Another huge benefit is that seed and Series A funds follow the best pre-seed investors like crazy. Leading seed and Series A investors want to see the deals that come out of the good pre-seed investors’ portfolios. The next stage of investors are going to trust the general partners of the pre-seed fund. Their reputations and contacts will make the next round of financing so much easier.
And the final big value-add from pre-seed funds is their LP-base. Now, LPs are investors in the funds. The investors in the pre-seed fund tend to invest in a lot of other kinds of funds including seed and Series A funds. It’s very common for positive word of mouth to start circulating on a company that they have seen in great updates to the LPs or even better at the Annual Investor Update Meeting. If you get to present to the LPs that’s really really valuable. You’ll have positive buzz. The LPs will probably mention your company to the Series A funds that they invest in. Again, valuable introductions. And, we’ve noticed a trend where the partners of traditional VC funds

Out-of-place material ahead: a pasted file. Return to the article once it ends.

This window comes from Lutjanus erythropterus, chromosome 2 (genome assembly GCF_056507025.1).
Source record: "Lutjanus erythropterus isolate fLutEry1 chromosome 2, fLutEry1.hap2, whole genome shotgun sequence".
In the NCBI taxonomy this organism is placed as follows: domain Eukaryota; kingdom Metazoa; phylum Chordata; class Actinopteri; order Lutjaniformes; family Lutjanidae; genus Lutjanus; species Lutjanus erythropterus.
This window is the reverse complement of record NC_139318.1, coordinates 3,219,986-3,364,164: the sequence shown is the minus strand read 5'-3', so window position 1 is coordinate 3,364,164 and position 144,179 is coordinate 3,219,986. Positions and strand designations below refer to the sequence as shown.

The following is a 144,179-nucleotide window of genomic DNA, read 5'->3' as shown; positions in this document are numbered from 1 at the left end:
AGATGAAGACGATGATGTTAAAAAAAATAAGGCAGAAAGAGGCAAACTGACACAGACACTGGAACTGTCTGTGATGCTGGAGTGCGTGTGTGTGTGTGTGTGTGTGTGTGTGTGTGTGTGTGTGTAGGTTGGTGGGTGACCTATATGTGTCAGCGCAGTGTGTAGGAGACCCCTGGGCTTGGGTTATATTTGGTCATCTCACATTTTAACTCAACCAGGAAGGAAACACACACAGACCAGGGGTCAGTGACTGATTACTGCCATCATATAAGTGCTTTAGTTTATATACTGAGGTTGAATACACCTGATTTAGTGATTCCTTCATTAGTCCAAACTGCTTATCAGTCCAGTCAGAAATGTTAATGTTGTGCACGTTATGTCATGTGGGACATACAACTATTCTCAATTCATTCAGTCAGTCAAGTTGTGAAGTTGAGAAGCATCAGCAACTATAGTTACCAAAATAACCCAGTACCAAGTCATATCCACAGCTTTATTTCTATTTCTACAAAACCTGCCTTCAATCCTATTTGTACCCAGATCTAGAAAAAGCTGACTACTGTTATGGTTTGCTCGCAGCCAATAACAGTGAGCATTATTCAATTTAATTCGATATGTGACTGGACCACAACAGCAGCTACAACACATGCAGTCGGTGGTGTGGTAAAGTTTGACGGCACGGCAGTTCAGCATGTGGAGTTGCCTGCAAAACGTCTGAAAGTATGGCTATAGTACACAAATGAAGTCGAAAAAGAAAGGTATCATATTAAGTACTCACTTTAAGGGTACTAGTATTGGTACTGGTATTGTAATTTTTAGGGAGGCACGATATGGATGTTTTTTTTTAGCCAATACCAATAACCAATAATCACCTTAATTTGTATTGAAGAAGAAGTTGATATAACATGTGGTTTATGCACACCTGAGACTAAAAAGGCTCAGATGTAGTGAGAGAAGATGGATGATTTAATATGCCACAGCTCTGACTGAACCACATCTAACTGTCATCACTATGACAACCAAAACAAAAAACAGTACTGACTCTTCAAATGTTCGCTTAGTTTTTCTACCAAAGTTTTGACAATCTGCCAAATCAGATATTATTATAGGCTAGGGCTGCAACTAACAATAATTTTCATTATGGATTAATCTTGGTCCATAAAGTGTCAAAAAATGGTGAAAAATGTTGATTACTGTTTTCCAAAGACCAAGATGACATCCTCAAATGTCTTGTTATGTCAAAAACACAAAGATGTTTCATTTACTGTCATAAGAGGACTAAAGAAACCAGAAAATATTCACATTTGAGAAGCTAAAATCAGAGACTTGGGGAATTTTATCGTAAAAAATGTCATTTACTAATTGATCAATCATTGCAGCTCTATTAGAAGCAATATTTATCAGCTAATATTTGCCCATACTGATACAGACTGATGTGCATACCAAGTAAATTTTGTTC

These are some of the big benefits you get out of raising from a quality pre-seed fund.
Why should you consider having pre-seed investors invest in your startup?
And who are the best pre-seed funds?
There are several, common type of investors that founders use to raise pre-seed funding. This is a difficult round to raise, so we often see many founders raise from different investor types, sometimes at different moments.
Accelerator or incubator programs
Pre-seed and seed investment venture capital funds